CHICAGO, Jan. 5 /PRNewswire/ -- Encyclopaedia Britannica, Inc. today
announced that it has named direct-marketing expert Dan Smith senior vice
president, consumer sales, with a mandate to continue developing the company's
Smith, who comes to Britannica from FTD.com, Inc., will be responsible for
all direct-to-consumer sales in the United States, including e-commerce,
subscriptions to Britannica Online ( http://www.britannica.com ),
direct-response campaigns and sales to existing customers.
As Britannica's product line has expanded beyond multi-volume
encyclopedias in the past decade, so too have its consumer-marketing
operations. The company now distributes products online, in retail stores,
and through a variety of direct-to-consumer methods.
"Dan understands the strategic value of the trust and equity that reside
in the Britannica brand," said Jorge Cauz, president of Encyclopaedia
Britannica, Inc. "He'll use his direct-marketing knowledge to expand our role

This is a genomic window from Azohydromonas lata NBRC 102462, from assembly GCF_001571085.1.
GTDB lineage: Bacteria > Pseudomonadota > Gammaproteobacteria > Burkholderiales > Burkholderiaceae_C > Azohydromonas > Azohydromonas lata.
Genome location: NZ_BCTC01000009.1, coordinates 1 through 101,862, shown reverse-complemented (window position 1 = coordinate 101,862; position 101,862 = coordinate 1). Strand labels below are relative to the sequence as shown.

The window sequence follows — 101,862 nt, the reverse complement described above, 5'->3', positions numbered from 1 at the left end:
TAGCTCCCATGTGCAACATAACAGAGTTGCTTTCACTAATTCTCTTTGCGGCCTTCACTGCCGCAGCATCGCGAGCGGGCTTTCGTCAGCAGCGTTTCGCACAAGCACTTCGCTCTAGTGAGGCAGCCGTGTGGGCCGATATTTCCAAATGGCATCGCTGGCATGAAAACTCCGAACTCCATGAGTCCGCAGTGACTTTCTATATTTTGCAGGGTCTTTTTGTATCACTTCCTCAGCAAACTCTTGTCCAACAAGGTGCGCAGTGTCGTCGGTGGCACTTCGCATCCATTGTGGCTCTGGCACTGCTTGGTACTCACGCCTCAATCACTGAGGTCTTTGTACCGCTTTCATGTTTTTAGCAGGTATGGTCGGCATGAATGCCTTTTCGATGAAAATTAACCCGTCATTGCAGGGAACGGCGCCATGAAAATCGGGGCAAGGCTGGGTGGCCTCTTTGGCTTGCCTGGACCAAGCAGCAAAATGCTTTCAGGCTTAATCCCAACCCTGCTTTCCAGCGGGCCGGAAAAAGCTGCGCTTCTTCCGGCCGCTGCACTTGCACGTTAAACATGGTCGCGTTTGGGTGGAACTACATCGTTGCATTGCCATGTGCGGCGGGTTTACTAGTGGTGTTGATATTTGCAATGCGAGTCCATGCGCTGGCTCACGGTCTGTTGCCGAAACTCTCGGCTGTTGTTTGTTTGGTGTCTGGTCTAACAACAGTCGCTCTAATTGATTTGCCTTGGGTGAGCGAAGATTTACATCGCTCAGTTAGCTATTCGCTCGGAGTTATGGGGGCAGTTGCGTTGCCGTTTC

as an authoritative source of knowledge and information. He's just the person
we need to put all the pieces together in several of our most promising
At FTD.com, where he was most recently executive vice president, Smith
helped the company expand its online marketing unit from $10 million to
$300 million. Before joining FTD in 1998, Smith was with the Ashton-Drake
Galleries for nine years. He holds a bachelor's degree in marketing from the
University of Illinois.
About Encyclopaedia Britannica
Encyclopaedia Britannica, Inc. has been a leader in reference and
education publishing since 1768. The company is known for the 32-volume
Encyclopaedia Britannica and its pioneering work in electronic publishing.
Its products include Britannica Online School Edition and other digital
products; and printed products such as the new Britannica Discovery Library.
Long recognized for its superior authority, Britannica's editorial operation
is overseen by some of the world's most distinguished scholars, several of
them Nobel laureates. Britannica makes its headquarters in Chicago.
SOURCE Encyclopaedia Britannica, Inc.